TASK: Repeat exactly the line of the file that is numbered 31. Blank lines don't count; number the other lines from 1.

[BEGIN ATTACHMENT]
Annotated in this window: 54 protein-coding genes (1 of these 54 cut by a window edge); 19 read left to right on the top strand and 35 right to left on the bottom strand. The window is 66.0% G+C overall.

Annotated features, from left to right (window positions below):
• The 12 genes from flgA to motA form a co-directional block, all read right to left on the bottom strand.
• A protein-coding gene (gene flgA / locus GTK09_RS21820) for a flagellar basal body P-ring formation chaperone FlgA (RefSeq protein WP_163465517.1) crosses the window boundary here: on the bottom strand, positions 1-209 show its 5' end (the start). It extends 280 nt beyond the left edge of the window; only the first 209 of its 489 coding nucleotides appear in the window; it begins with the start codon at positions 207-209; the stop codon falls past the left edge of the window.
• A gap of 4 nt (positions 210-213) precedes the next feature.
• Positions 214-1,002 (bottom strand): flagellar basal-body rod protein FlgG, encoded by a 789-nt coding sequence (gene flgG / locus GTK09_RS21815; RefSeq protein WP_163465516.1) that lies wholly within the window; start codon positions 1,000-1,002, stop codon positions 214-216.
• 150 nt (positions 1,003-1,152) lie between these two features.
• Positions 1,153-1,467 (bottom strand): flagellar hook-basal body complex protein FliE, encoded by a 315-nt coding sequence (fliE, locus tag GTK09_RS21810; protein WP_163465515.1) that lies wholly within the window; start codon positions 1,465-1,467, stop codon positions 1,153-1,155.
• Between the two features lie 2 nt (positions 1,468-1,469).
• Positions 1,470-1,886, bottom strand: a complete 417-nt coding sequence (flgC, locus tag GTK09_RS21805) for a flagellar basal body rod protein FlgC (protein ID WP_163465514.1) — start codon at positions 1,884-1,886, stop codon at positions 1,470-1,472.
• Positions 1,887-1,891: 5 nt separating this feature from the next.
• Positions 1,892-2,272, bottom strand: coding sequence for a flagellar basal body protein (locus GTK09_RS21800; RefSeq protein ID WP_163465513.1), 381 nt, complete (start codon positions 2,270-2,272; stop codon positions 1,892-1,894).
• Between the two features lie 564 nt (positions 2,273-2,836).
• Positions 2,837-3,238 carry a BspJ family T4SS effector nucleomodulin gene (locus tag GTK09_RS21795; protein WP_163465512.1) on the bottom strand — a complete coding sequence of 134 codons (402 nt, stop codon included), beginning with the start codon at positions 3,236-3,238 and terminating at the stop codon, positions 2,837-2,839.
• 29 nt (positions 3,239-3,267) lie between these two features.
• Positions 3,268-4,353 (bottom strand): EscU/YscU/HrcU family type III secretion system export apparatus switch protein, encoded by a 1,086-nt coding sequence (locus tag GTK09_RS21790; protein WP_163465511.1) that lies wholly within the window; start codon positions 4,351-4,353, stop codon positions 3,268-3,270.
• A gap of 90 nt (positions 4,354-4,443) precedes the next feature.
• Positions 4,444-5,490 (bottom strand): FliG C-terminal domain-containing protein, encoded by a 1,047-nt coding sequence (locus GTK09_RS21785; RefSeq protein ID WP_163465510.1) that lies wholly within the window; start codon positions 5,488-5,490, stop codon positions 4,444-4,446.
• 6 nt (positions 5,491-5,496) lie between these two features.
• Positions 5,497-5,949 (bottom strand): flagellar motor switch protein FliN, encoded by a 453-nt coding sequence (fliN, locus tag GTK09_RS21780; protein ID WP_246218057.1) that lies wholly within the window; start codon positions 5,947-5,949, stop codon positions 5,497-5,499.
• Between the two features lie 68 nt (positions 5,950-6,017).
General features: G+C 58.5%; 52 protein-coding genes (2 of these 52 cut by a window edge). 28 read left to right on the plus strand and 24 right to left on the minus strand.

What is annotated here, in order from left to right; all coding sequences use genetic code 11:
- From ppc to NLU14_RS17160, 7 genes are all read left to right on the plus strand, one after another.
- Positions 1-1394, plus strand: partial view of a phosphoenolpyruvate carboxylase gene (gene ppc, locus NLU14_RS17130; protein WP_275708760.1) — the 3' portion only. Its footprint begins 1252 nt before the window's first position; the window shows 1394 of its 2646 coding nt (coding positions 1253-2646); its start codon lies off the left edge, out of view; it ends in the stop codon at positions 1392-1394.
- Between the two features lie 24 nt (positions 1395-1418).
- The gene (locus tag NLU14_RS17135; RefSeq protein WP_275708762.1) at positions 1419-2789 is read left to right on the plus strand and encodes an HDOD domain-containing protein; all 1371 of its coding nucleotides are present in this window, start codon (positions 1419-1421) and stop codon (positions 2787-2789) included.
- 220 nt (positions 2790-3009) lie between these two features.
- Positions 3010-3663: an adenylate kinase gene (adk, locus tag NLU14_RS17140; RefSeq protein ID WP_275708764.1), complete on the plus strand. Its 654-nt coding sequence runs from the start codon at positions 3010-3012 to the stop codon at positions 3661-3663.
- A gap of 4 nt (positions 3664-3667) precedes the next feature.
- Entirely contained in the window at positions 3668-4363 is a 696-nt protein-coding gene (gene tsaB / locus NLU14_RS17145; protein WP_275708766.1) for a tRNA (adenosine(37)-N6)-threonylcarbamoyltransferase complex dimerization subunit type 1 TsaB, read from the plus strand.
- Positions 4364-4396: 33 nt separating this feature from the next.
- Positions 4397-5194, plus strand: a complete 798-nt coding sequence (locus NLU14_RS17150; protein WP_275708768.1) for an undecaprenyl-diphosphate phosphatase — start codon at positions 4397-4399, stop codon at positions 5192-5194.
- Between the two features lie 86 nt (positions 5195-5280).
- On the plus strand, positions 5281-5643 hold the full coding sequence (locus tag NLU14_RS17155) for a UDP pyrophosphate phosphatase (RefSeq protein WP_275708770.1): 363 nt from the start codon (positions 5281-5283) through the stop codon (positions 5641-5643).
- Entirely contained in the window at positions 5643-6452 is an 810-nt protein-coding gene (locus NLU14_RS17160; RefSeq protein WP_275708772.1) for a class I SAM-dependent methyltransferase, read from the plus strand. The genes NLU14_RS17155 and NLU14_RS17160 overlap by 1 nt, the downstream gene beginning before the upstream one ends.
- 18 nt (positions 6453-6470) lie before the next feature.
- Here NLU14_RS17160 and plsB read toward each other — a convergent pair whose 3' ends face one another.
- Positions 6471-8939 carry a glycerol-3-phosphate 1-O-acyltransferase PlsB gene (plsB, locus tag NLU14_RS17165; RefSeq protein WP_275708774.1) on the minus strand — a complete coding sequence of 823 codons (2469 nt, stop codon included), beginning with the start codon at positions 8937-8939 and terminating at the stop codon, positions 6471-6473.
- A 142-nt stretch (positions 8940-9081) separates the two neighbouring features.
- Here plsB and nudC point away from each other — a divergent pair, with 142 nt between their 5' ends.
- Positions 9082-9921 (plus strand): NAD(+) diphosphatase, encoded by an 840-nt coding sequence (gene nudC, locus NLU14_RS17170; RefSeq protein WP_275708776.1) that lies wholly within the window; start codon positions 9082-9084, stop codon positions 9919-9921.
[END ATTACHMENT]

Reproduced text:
- Entirely contained in the window at positions 3668-4363 is a 696-nt protein-coding gene (gene tsaB / locus NLU14_RS17145; protein WP_275708766.1) for a tRNA (adenosine(37)-N6)-threonylcarbamoyltransferase complex dimerization subunit type 1 TsaB, read from the plus strand.